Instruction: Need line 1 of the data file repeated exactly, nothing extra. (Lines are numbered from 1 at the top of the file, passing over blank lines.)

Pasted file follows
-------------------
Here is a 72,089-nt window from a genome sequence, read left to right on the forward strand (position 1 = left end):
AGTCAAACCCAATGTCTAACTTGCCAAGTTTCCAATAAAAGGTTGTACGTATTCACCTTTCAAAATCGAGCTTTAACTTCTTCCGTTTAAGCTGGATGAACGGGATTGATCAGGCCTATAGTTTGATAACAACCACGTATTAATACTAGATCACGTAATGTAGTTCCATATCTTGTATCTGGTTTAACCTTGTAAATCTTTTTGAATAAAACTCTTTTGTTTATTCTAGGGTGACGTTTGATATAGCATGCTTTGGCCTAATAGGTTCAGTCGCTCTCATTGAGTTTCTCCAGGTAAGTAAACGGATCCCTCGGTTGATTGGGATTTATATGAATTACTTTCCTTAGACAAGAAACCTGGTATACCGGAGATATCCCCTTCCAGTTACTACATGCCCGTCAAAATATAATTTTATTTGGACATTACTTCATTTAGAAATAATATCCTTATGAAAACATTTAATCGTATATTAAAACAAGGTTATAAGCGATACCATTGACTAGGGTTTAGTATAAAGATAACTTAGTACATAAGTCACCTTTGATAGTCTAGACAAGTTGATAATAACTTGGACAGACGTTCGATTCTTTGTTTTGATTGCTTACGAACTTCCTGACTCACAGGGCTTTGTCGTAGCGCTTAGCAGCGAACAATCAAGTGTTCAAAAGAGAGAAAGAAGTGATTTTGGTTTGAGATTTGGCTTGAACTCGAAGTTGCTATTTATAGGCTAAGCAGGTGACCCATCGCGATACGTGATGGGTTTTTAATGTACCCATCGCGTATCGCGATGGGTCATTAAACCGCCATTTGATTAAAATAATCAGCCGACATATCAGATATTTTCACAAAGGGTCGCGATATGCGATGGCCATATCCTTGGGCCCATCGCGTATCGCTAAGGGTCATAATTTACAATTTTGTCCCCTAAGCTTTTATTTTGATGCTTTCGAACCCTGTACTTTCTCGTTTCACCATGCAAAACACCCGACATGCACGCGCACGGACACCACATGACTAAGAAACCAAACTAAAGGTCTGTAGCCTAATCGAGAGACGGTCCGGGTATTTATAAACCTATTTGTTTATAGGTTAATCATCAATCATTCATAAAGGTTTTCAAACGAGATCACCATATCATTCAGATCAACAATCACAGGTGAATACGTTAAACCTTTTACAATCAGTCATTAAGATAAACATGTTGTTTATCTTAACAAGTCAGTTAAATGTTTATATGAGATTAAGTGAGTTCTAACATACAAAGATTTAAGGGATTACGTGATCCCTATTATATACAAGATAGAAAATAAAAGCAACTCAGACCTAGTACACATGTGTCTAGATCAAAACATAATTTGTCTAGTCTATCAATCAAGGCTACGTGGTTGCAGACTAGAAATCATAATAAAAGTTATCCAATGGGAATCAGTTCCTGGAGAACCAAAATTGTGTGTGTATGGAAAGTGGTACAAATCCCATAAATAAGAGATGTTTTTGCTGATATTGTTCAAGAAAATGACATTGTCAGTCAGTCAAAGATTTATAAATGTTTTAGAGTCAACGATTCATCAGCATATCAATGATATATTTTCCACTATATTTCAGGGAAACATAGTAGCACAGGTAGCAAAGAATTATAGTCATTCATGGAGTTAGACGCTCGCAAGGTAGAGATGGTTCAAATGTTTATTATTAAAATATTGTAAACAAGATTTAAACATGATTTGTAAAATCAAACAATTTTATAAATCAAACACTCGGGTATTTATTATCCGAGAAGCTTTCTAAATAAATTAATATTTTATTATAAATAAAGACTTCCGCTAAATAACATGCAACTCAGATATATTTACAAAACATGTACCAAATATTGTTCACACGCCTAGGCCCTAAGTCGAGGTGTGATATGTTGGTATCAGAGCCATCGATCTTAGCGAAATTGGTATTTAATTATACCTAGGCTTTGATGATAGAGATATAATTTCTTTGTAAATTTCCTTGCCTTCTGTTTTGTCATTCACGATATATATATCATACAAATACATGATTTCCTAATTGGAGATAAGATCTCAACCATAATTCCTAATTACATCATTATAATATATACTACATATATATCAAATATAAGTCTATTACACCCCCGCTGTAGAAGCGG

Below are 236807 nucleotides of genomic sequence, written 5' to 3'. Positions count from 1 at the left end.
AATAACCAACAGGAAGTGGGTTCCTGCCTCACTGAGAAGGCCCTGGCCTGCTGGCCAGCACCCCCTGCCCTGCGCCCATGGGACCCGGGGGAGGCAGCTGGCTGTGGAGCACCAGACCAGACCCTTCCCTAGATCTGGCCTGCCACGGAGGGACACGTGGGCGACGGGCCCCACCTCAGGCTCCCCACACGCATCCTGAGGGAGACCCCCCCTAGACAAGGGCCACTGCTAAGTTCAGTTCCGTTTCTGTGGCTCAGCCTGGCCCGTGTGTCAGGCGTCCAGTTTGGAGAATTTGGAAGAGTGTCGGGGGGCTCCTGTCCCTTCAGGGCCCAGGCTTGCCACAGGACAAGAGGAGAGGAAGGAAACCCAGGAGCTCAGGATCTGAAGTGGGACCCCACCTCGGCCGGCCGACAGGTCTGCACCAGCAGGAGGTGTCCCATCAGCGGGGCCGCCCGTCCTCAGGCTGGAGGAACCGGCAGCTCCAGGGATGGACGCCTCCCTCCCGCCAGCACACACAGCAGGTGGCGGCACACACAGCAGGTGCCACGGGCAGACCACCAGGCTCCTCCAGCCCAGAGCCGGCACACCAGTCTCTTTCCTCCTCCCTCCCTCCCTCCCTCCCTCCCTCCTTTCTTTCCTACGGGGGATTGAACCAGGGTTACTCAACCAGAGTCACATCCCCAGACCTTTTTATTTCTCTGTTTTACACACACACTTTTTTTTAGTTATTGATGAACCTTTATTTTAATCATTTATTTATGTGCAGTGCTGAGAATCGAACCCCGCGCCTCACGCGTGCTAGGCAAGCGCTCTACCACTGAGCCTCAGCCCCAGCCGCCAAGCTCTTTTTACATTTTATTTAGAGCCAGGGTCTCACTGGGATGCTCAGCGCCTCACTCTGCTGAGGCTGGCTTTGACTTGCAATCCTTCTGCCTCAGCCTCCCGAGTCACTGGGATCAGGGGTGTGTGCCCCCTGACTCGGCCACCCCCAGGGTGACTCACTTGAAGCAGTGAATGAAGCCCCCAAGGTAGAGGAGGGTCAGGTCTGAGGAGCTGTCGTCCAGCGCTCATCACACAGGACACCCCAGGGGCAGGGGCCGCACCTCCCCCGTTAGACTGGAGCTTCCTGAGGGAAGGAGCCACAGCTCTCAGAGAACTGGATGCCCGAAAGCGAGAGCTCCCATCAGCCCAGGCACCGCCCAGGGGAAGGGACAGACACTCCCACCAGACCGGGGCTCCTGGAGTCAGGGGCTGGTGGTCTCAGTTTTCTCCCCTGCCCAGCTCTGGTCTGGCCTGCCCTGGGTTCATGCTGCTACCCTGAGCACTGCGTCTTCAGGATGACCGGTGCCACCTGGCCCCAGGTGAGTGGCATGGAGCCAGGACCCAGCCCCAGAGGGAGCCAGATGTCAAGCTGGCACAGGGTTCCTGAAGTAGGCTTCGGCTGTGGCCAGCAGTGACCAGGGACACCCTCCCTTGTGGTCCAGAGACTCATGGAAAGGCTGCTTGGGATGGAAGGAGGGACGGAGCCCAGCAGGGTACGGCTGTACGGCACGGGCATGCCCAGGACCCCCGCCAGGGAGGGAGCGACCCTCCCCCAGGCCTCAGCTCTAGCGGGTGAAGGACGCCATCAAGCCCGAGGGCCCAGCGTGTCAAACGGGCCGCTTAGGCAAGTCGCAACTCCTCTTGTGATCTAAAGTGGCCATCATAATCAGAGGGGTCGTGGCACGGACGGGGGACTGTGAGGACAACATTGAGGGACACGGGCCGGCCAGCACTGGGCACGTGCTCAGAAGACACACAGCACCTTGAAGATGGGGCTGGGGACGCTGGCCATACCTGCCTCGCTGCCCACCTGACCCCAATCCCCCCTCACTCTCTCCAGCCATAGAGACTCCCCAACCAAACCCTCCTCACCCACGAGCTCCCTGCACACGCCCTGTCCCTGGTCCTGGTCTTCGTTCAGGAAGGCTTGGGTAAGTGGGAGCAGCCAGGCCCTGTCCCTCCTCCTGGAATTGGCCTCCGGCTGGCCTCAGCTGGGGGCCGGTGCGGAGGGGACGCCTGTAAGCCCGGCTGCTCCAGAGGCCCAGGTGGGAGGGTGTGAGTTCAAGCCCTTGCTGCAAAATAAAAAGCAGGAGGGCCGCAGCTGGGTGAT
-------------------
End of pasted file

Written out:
Here is a 72,089-nt window from a genome sequence, read left to right on the forward strand (position 1 = left end):